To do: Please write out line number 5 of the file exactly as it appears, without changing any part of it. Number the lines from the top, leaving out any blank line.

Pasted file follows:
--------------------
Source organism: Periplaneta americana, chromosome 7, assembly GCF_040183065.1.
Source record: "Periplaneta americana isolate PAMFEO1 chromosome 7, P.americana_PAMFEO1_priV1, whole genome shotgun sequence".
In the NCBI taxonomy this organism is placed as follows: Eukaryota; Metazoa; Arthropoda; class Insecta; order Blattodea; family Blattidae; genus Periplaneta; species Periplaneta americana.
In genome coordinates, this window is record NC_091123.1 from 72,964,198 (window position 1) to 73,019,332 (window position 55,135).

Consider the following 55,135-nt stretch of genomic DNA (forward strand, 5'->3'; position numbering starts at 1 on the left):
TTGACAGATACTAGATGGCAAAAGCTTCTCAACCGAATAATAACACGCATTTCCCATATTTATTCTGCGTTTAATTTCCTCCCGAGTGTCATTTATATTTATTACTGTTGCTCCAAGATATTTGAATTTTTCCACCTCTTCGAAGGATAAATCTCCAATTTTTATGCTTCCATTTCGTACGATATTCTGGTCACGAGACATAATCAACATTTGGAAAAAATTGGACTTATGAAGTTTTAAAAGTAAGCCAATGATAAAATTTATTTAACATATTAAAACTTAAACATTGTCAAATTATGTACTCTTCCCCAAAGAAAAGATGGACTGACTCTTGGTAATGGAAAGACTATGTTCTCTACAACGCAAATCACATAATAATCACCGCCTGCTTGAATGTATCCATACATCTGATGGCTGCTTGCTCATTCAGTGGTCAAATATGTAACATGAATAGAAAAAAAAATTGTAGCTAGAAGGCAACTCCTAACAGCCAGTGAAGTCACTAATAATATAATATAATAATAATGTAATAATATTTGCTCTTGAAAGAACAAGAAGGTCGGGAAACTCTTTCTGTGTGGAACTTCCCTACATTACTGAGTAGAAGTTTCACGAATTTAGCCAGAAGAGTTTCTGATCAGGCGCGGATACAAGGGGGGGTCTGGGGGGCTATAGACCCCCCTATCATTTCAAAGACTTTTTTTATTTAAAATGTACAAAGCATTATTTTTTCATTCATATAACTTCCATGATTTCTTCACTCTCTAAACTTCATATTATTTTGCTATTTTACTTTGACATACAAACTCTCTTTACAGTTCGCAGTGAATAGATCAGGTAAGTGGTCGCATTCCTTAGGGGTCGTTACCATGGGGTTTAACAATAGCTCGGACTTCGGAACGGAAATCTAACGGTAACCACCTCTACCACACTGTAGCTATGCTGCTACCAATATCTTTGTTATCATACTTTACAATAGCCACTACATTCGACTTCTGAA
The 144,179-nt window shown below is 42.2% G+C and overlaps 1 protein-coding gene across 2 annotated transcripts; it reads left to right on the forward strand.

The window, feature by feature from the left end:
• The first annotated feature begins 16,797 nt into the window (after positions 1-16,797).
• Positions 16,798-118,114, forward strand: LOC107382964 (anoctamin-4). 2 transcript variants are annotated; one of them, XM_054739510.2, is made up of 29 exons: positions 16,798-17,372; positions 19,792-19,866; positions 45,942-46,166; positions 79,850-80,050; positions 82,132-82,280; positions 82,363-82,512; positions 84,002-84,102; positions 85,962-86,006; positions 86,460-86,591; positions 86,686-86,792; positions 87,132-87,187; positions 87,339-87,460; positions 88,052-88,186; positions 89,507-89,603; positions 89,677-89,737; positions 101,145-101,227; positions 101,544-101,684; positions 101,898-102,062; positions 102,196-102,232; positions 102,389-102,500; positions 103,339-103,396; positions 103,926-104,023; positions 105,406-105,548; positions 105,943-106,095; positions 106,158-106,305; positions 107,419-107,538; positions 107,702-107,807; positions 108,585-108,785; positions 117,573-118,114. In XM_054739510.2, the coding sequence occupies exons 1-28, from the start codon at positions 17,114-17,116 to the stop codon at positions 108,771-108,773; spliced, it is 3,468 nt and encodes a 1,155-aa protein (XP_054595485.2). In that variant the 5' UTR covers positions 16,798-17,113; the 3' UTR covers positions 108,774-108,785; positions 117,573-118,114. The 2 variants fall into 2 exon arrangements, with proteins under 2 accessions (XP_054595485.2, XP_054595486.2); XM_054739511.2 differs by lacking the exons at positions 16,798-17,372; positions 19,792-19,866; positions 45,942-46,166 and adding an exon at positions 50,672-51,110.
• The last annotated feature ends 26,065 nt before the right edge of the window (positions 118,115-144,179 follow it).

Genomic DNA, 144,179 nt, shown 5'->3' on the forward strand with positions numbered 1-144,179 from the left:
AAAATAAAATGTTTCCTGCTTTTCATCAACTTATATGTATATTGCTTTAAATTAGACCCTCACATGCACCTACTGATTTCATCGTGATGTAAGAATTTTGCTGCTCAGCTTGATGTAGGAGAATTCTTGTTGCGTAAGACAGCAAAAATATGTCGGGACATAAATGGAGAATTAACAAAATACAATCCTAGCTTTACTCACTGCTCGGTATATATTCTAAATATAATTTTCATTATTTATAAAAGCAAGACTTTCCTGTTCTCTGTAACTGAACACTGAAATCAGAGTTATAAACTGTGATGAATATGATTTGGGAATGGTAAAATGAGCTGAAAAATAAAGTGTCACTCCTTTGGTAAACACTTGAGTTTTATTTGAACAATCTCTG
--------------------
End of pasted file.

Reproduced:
Consider the following 55,135-nt stretch of genomic DNA (forward strand, 5'->3'; position numbering starts at 1 on the left):